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Deploying an Image Classification Endpoint

This tutorial should cost less than 0.05 credits ($0.05) if you use the RTX 2080 Ti instance type and the same job settings as the guide.


Before beginning this example, ensure that you have satisfied the following prerequisites.

Understanding the Model

The model code use for the endpoint can be found here. The code is largely adapted from code published by LearnOpenCV. This code uses a pre-trained VGG model to perform the image classification, so we can use it directly instead of running model training (model training is covered in other tutorials). All the code is contained in the file of the repository. The predict_image function is where actual inference occurs. It takes a name of an image file that must exist on the local file system as its only parameter and returns an array of the top 5 predicted classes for the image with their confidence scores.

For any REST endpoint, any data used for inference must be provided as part of the HTTP request. Inference data is mostly commonly as a POST request since this is the method intended for the client to send new data to the server. The most common request body type when integrating between backend systems is JSON. Since this JSON payload is the only way to get the inference data from the client to the server, the model code must be able to translate the allowable JSON data types into the data format the model is expecting (in this case, a binary file). Binary data is not permitted in JSON, so the most common way of sending binary data in a JSON payload is through base64 encoding.

Since this function is also used for automated batch inference, the function itself cannot change. Instead there is a helper function predict_base64_image that takes a file name and the base64 encoded image as parameters. This function creates a temporary file, writes the decoded image contents to the file, and runs the predict_image function on the temporary file, and returns a dictionary with the name of the file and it's results.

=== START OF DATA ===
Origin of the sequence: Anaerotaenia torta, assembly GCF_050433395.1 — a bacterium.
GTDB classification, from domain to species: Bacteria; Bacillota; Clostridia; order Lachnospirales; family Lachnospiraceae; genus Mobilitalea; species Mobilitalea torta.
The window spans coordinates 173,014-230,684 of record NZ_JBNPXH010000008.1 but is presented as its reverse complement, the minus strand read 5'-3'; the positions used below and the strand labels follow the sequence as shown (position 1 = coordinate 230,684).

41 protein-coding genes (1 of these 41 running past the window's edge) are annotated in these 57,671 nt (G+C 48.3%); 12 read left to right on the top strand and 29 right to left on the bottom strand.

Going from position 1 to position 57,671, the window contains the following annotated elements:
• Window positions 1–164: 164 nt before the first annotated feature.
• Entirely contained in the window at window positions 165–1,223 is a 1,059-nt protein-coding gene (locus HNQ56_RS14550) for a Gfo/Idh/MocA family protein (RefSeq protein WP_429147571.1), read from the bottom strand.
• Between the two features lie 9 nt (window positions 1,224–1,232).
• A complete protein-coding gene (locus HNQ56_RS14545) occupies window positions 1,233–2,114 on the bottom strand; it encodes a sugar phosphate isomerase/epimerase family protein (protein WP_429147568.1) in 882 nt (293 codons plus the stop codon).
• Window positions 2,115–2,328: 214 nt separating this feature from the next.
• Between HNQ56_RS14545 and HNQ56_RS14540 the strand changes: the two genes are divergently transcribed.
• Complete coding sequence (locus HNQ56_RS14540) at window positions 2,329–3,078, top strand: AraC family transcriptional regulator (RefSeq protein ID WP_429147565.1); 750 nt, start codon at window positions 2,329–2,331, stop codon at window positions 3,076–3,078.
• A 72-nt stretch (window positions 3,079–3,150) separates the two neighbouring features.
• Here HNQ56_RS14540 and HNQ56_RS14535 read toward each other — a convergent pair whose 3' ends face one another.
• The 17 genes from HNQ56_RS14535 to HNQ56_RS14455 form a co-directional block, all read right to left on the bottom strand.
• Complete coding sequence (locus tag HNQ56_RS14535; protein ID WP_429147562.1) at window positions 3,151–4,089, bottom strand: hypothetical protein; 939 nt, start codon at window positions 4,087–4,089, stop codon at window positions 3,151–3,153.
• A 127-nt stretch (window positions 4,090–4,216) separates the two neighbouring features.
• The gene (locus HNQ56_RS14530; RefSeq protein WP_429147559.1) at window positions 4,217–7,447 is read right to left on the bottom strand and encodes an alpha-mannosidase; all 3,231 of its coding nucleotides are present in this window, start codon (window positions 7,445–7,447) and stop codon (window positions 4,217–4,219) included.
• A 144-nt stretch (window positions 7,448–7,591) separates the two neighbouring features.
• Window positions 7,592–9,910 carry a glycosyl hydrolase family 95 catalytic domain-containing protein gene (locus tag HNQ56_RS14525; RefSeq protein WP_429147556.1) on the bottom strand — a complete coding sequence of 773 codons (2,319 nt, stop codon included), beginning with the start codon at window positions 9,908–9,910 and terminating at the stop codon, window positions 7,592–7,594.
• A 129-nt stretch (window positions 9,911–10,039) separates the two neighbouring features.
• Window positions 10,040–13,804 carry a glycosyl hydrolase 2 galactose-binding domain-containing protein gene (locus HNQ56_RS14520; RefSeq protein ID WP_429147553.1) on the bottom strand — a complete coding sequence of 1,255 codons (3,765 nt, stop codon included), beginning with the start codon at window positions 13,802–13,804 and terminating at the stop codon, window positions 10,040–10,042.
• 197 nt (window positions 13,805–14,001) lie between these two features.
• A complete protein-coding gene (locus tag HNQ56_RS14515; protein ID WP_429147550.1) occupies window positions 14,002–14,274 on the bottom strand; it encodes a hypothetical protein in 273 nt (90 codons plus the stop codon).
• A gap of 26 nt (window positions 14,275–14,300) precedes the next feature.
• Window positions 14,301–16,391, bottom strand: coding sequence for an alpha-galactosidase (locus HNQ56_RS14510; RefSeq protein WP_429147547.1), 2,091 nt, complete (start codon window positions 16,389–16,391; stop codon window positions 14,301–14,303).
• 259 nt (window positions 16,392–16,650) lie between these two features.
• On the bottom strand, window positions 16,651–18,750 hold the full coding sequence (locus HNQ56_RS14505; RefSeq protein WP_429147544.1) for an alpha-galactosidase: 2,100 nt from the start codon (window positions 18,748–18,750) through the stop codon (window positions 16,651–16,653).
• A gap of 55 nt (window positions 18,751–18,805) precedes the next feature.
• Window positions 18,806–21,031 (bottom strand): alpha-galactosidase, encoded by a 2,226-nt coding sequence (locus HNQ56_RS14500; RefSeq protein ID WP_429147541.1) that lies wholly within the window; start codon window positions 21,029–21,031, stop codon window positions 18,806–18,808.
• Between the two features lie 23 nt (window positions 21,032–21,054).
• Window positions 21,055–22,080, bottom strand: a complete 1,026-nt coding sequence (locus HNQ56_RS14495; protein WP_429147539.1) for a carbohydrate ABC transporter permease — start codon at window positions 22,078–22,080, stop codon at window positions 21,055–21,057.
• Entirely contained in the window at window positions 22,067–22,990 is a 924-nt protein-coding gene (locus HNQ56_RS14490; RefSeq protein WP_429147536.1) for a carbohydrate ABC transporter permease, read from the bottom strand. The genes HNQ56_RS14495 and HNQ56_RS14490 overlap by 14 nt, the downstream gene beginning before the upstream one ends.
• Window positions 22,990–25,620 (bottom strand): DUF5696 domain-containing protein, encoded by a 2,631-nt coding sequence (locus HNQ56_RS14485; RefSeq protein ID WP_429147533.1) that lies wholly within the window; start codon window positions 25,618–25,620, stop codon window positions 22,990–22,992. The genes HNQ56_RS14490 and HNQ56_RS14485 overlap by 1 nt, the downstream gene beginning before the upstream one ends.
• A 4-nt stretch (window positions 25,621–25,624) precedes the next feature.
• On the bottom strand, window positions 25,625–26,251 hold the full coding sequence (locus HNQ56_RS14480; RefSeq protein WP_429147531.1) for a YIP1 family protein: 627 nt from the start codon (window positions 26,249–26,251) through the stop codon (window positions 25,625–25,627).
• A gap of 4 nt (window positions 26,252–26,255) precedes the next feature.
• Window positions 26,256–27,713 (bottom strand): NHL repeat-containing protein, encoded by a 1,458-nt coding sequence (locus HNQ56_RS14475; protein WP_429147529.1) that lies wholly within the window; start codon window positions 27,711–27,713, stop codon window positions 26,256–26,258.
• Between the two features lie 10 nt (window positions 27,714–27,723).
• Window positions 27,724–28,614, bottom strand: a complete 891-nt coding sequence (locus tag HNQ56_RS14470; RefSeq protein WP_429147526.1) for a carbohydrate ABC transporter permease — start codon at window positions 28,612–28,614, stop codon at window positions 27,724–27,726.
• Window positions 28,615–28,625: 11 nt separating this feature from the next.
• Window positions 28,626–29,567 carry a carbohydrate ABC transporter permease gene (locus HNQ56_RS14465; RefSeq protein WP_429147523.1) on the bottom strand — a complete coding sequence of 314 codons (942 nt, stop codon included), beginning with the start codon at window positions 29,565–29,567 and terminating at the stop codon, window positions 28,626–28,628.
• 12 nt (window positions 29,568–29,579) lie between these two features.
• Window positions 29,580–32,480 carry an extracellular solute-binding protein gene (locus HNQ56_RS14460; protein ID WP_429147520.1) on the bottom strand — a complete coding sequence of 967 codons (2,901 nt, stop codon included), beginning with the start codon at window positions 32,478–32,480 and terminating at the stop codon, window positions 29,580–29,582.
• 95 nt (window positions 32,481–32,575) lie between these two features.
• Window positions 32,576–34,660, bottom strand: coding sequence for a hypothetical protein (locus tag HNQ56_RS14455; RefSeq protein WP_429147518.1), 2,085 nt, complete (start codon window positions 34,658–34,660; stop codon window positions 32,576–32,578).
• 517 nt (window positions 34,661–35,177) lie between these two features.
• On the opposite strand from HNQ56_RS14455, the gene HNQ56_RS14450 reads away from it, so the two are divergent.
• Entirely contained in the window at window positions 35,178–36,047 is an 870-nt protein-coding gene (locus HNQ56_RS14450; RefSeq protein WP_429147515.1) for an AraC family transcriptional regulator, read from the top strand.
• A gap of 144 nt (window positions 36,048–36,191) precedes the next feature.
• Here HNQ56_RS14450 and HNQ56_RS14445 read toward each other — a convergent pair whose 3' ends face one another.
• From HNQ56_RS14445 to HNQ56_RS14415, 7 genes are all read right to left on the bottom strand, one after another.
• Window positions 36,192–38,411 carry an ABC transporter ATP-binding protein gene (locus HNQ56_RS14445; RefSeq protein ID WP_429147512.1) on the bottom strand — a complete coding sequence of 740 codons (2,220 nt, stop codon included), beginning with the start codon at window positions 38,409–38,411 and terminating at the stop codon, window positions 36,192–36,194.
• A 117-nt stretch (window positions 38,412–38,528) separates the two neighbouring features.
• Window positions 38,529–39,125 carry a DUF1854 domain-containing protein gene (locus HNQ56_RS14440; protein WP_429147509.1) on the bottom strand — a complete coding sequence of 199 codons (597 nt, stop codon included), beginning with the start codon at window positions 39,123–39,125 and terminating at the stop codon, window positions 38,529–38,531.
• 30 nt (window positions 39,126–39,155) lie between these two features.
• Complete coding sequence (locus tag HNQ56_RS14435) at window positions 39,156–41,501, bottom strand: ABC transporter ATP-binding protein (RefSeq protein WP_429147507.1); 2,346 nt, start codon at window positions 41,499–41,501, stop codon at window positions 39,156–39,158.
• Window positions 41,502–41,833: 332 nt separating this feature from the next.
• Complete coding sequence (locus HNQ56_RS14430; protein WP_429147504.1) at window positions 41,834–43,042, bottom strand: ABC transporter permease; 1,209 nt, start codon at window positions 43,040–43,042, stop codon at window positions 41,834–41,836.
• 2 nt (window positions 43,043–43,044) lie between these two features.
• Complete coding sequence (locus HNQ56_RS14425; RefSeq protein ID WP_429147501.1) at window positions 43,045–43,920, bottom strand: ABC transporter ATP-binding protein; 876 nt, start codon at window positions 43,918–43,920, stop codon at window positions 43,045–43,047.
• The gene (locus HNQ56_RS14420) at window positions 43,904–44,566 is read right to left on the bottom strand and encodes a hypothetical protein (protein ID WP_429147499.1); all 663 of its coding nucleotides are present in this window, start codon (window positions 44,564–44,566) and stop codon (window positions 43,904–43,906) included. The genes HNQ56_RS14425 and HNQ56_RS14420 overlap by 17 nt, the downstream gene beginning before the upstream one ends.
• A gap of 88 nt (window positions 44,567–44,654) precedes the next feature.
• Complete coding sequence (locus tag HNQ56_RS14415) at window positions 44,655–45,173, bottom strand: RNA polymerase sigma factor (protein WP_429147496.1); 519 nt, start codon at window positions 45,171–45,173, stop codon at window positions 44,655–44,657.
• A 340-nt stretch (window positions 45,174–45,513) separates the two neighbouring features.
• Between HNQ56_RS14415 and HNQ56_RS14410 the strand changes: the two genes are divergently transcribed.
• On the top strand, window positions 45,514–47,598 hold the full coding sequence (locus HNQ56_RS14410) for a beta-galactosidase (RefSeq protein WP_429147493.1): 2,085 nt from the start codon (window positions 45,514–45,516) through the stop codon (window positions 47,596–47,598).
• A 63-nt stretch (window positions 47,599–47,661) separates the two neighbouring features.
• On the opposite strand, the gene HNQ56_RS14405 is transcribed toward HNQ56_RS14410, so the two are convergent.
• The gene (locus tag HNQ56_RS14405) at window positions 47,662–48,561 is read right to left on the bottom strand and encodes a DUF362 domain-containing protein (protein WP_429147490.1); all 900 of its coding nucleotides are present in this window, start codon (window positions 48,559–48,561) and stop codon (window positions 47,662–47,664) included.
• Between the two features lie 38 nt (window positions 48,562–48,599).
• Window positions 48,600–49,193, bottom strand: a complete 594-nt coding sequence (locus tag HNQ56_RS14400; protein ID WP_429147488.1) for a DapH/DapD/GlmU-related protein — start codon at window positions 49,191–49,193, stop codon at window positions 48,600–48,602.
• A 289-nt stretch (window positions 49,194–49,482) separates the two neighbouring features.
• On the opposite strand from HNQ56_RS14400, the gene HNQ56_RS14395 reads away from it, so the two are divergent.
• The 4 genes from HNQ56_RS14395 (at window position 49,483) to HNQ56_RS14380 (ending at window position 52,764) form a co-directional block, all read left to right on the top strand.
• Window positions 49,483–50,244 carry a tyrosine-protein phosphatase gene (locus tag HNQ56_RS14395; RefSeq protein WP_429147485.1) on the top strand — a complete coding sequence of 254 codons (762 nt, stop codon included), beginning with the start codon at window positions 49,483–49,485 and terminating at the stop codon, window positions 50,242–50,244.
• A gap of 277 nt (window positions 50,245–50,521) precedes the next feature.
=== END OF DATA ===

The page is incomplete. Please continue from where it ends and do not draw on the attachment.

Using this function, the same model code can now process endpoint requests as performs batch inference.

Creating the trainML Endpoint

Now that the model code is ready to accept JSON payload data, the next stop is to create the trainML Endpoint. You can do this from the Endpoint Dashboard or by running python in the tutorial code repository using a python virtual environment with the trainML CLI/SDK installed and configured.

If using the web interface, click the Create button on the Endpoint Dashboard. Enter a memorable name, select the RTX 2080 Ti GPU Type and leave the rest of the resources section as default. In the Model section, select git as the Source Type and enter as the Source Uri.

Endpoints allow you to configure "Routes" instead of workers. Routes allow you to direct HTTP requests to your model code. Click the Add Route button to add a new route. Keep POST as the HTTP Verb and specify /predict as the Path. Specify the as the File Name and predict_base64_image as Function Name. This will instruct the trainML endpoint to call the predict_base64_image method of the file anytime someone makes a POST request to the /predict URL path of the endpoint.

Since the function expects to parameters name and contents, click Add Parameter twice and enter name and contents as the parameter names and String as the data types. Neither parameter is optional. This body template both defines the acceptable JSON payload the user can post to this route as well as maps the payload to the function arguments. If a request's body does not match the template, the request will be rejected. Click Next to review your endpoint configuration and Create to deploy the endpoint.

Once the endpoint is running, click Connect to get the endpoint address for the new endpoint. If you used the script instead of the web interface, it will have printed the endpoint URL to the terminal.

Getting Inference Results

The deployed endpoint can be access the same way you would access any other web server. Two examples are provided in the tutorial code repository, using curl from the command line, and using a React client application in the browser.

Using the Command LIne

To get a prediction for the endpoint from the command line, you can use the bash script in the repository. Simply specify the endpoint address from above and the path to a file you want to predict as the two arguments. For example:

./ https://<job_id> ./images/pizza.jpg

Using a Browser

Open the file front-end/src/config.js with a text editor. Change the api_address value to the endpoint URL from the previous step and save the file. If you changed the route path in the previous step, you must also update that here.

Go to the front-end folder of the repository in a terminal window and type npm start. This will open a web browser to http://localhost:3000 and load the example front end. Click the Upload File button and select an image to classify (example image files are in the images folder of this repository). Click Get Prediction to send the file to the endpoint. When the response comes back, the list of the top five class categories and their confidence rating will be displayed on the right. Click Upload New File and Get Prediction on additional images as desired.

Cleaning Up

Like Notebooks, Endpoints will continue to run until stopped, incurring GPU costs for the time they are in the running state. When you are done with the endpoint, select it from the Endpoint Dashboard and click Stop. Endpoints can be restarted at any time and incur storage charges for the duration of their existence. Click Terminate to permanently delete the endpoint.